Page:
Water Managers’ Perspectives On Reservoir Operations For Sustainable Irrigation In Alberta
Free (open access)
161 - 172
M.-È. Jean, E. G. R. Davies
Sustainable reservoir management is essential to ensure the productivity of agriculture and to adapt to a changing climate. Despite progress in reservoir modelling and management with the improvement of computer capabilities and the development of optimization methods, managers and decision-makers still face the challenge of applying the output of more-theoretical optimization models to real-world reservoir operations. This research analyzes reservoir managers’ perspectives in Alberta’s heavily-allocated South Saskatchewan River basin, in order to improve understanding of the behaviour of reservoir operators under different climatic and hydrological conditions. The method involves in-person interviews with twelve water managers of Southern Alberta’s irrigation districts. The data collected suggest that seniority-based allocation priorities are generally not strictly applied. Instead, cooperation between districts and between irrigators within a district indicates that water allocations are driven principally by the infrastructure capacity on a river-basin-scale basis. Of additional importance is recognition of the “day-by-day” approach adopted by all water managers interviewed who will “never sacrifice today for tomorrow”. Moreover, water managers do not apply annual or multi-year water deficit-distribution strategies, but instead impose variable water rationing for all irrigators at the beginning of a growing season. The contribution of this research is to provide real-world data and a better understanding of water managers’ perspectives that may lead to more valuable outcomes from modelling studies, and results that may be more readily adopted by water managers.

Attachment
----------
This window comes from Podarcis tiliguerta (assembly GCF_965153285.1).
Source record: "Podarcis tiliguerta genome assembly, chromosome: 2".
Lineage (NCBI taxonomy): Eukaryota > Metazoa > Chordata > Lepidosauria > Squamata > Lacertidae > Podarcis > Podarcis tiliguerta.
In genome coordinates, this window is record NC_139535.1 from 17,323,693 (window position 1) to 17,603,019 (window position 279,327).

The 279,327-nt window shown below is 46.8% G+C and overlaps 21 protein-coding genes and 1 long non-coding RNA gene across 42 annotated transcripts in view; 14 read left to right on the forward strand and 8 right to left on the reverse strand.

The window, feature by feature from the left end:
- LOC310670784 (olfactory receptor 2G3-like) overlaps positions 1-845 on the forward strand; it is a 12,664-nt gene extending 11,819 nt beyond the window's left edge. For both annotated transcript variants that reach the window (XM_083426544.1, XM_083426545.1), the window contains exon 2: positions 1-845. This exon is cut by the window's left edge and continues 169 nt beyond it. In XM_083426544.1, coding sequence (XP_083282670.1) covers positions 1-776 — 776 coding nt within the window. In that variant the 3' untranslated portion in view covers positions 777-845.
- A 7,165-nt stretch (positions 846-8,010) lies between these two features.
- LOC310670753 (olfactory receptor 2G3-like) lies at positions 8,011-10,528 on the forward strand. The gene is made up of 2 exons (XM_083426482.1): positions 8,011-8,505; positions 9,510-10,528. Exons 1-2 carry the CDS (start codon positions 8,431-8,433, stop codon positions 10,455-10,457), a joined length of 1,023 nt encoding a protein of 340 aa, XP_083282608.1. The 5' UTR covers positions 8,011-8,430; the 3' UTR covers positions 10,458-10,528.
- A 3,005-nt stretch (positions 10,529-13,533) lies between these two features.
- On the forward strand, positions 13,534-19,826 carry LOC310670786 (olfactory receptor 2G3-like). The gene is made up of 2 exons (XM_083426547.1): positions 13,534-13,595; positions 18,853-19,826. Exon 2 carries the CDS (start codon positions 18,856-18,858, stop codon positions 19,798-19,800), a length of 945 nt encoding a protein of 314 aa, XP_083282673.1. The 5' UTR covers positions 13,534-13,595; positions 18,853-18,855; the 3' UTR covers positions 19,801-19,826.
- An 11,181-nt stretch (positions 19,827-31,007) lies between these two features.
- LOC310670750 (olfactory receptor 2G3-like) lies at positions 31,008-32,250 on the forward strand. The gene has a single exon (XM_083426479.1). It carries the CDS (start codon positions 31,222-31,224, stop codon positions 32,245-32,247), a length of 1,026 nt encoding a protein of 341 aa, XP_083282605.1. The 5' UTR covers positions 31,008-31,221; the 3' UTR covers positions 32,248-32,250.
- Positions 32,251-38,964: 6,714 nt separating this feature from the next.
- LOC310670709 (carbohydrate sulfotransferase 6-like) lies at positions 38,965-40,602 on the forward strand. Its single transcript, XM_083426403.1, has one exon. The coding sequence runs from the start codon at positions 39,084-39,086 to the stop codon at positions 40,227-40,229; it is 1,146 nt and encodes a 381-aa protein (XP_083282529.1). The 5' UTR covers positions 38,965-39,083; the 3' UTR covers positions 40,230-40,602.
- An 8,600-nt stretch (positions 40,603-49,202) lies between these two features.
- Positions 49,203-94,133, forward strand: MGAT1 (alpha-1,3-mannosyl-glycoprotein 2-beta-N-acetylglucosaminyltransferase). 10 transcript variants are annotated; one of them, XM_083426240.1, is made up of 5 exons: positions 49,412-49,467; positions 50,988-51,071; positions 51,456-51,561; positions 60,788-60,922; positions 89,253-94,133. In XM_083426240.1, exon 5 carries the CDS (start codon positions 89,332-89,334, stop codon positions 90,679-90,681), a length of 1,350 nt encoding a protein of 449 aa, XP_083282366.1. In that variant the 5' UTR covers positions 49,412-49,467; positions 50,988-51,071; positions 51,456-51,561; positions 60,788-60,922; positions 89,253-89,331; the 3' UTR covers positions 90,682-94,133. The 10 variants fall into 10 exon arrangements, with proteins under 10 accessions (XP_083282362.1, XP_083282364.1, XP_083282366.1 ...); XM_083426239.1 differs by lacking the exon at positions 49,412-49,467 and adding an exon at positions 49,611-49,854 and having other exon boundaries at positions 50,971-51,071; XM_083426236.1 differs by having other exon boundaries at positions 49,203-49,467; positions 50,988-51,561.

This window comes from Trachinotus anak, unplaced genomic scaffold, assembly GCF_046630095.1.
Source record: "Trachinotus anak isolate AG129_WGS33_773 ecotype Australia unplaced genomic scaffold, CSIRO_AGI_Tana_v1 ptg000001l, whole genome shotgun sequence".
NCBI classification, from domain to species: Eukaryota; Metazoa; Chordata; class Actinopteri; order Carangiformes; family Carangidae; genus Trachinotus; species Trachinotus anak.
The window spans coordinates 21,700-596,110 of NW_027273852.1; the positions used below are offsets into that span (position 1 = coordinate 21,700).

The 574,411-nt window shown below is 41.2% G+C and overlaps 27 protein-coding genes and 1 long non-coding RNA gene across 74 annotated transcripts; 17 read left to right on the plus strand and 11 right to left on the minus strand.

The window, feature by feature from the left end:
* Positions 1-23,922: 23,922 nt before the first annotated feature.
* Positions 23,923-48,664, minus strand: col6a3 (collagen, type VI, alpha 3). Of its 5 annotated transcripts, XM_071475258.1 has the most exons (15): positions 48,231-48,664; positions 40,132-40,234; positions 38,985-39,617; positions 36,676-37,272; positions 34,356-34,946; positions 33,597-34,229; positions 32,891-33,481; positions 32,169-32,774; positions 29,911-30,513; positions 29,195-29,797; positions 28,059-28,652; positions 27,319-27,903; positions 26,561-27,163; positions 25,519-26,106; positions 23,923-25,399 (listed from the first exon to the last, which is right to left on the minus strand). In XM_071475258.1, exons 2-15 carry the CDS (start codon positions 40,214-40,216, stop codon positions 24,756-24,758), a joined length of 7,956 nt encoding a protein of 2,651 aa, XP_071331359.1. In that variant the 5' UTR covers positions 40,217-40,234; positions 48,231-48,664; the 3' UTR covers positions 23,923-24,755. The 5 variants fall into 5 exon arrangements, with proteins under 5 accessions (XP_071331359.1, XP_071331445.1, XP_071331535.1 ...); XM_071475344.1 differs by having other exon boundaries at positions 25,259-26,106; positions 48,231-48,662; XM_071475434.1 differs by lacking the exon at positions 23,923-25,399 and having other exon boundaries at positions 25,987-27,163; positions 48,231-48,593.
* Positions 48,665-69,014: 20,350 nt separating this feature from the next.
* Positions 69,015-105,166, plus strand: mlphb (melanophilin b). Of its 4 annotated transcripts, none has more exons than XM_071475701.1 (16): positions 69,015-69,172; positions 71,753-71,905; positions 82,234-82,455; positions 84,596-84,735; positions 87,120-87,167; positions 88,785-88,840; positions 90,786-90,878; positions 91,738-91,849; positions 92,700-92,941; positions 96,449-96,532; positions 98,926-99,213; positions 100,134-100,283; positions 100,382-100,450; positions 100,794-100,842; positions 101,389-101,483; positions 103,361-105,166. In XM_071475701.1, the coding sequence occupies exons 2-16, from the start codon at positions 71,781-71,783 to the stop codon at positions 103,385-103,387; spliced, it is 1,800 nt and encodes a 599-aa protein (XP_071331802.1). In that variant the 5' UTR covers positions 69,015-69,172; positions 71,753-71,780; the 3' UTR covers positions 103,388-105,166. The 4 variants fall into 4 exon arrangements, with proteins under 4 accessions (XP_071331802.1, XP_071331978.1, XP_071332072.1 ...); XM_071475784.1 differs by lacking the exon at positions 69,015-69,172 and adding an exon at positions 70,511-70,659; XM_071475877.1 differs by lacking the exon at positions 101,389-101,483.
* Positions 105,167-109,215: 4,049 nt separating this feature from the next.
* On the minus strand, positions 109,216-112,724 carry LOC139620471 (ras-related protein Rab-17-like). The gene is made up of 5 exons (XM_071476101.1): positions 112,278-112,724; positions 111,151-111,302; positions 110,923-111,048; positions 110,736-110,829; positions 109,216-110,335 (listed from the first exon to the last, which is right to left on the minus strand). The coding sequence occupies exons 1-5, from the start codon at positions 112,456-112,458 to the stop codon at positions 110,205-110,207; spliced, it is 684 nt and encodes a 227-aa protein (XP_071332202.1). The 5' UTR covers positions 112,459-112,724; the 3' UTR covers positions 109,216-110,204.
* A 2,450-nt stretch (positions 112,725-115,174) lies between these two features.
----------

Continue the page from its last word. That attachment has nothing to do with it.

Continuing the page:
irrigation, operators’ decision-making, optimization models, reservoir operations, stakeholder interviews